Light and microwaves that do not ionize atoms and molecules are called non-ionizing radiation.

Ionizing Radiation

discovery of ionization by radiation
Discovery of Ionization by Radiation

X-rays and radioactivity discharged a charged electroscope. Curie and Rutherford attributed the discharge to the ionization of air by these rays.

Ionizing Radiation

ionization energy of gases
Ionization Energy of Gases

The minimum energy required to remove an outer electron from atoms or molecules is called ionization potential. Ionizing radiation also remove electrons in atomic inner shell, and the average energy per ion pair is considered ionization energy

He + 25 eV  He+ + e-

He+ + 54 eV  He2+ + e-

Ionization energy (IE eV) per ion pair of some substancesMaterial Air Xe He NH3 Ge-crystalAverage IE 35 22 43 39 2.9

Ionizing Radiation

primary and secondary ion pairs
Primary and Secondary Ion Pairs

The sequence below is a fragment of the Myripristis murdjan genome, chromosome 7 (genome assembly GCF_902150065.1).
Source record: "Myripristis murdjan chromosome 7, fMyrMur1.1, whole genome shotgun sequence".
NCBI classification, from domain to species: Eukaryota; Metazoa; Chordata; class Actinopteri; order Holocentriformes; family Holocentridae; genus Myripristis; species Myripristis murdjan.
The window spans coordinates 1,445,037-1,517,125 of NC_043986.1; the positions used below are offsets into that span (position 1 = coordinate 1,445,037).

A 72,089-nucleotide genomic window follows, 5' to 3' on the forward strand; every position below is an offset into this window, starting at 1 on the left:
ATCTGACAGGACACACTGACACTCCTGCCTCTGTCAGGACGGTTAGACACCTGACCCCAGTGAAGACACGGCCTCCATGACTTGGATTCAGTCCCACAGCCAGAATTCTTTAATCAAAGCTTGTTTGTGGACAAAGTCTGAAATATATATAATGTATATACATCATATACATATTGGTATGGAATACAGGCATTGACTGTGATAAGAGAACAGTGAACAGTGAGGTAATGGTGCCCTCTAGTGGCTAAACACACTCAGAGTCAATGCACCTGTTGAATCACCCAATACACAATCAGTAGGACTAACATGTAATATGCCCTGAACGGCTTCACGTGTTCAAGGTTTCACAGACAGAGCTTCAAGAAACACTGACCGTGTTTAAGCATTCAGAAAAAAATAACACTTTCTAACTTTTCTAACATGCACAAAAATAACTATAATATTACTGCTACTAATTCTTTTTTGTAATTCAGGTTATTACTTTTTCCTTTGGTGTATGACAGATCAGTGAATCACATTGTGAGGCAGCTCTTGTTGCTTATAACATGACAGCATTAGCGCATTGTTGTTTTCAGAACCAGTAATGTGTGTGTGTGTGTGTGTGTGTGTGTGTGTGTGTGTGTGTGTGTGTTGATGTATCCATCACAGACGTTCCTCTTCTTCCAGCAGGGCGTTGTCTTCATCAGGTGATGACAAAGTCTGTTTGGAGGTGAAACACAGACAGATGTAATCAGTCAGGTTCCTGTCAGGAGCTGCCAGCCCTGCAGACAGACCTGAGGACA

Primary and secondary ion Pairs

ooooooooooooooooo

oooooooooooooooo

oooooooo+-ooooooo

oooooo-+ooooooooo

oooo+-ooooooooooo

oo-+ooo+-oooooooo

+-ooooooooooooooo

ooooooooooo+-oooo

ooooooooooooooooo

Primary ion pairs are caused directly by radiation. Secondary ion pairs are generated by high-energy primary electrons.

Molecular density (molecules/mL)air = 2.7e19water = 3.3e22

Ionizing Radiation

interaction of heavy charged particles with matter
Interaction of Heavy Charged Particles with Matter

Fast moving protons, 4He, and other nuclei are heavy charged particles.

Coulomb force dominates charge interaction.

They ionize and excite(give energy to) molecules on their path.

Ionizing Radiation

energy loss of heavy charged particles in matter
Energy Loss of Heavy Charged Particles in Matter

Stopping power is the rate of energy loss per unit length along the path.

Stopping power is proportional to the mass number A, and to the square of atomic number, Z2, of a medium, but inversely proportional to the energy of the particle E.